Paul Merrell

Expert System Guns for Google with Semantic Search, Advertising - 0 views

  • Would-be Google AdSense rival Expert System launches its Cogito Semantic Advertiser tool, which discerns the meaning and context of words to provide more relevant ads. By leveraging semantic technologies, Expert System joins a cadre of search providers that includes Microsoft-owned Powerset, Hakia, Yedda and Zoomix.
  • The problem is that AdSense relies on keyword frequency but doesn't drill down into the semantics—the meaning in the words. Cogito Semantic Advertiser attempts to go further by using semantic intelligence to analyze the text on each page and ensure that ads are placed appropriately to increase click-through rates.
  • Asher told me Cogito Semantic Advertiser understands content based on four key methodologies: studying the morphology of words; looking at parts of speech; sentence logic, or the reduction of sentences to subject, verb and object; and disambiguation, which in the case of the jaguar story paired with the Jaguar car ad would determine whether or not the text referred to a car or an animal.
Gary Edwards

The Omnigoogle | Rough Type: Nicholas Carr's Blog - 0 views

  • It’s this natural drive to reduce the cost of complements that, more than anything else, explains Google’s strategy. Nearly everything the company does, including building big data centers, buying optical fiber, promoting free Wi-Fi access, fighting copyright restrictions, supporting open source software, launching browsers and satellites, and giving away all sorts of Web services and data, is aimed at reducing the cost and expanding the scope of Internet use. Google wants information to be free because as the cost of information falls it makes more money.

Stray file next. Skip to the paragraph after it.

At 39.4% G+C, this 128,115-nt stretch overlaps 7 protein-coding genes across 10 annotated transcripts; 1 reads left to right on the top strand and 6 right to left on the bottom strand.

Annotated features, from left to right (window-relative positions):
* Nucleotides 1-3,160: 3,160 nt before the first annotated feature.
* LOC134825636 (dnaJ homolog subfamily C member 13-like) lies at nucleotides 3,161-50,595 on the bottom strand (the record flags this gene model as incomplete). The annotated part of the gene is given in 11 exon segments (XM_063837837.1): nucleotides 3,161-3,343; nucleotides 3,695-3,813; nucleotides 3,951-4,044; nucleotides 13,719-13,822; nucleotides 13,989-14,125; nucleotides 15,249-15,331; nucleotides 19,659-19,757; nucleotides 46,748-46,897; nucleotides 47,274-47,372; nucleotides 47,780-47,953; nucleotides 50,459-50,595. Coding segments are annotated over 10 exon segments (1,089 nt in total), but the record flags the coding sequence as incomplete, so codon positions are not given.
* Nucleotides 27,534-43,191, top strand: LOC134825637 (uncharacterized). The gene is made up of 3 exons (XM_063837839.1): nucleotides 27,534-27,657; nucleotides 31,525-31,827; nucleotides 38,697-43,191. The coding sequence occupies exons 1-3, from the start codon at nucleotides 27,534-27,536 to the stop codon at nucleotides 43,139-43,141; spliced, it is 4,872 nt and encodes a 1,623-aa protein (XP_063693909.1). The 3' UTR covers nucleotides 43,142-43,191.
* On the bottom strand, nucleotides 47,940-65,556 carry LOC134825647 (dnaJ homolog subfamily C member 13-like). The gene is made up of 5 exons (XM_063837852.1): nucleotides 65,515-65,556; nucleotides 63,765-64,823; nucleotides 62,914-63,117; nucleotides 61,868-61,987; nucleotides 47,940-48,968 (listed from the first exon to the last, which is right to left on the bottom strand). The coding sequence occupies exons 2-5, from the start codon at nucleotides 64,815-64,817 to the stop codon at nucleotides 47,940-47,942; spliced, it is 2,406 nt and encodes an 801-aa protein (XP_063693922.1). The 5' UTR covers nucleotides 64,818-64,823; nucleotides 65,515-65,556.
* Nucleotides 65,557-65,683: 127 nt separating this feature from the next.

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    Nick Carr gives us an insight into the future of the Web from the perspecive of Google's business model. No doubt the Chrome "omnibar" is revolutionary in th esimple way it leverages Google search and index services to extend web surfers experience. Truly great stuff tha tNick ties back into the basic business model of Google. What Nick doesn't cover is how Chorme is desinged to bridge that gap between Web surfing and next generation Web Applications (RiA). Microsoft is in position to dominate this next generation, while Chrome represents Google's first step into the fray. Sure, Google dominates consumer applets and services, but RiA represents a model for enterprise and corporate business systems moving their core to the Web. It's a big shift. And Google has some serious catching up to do.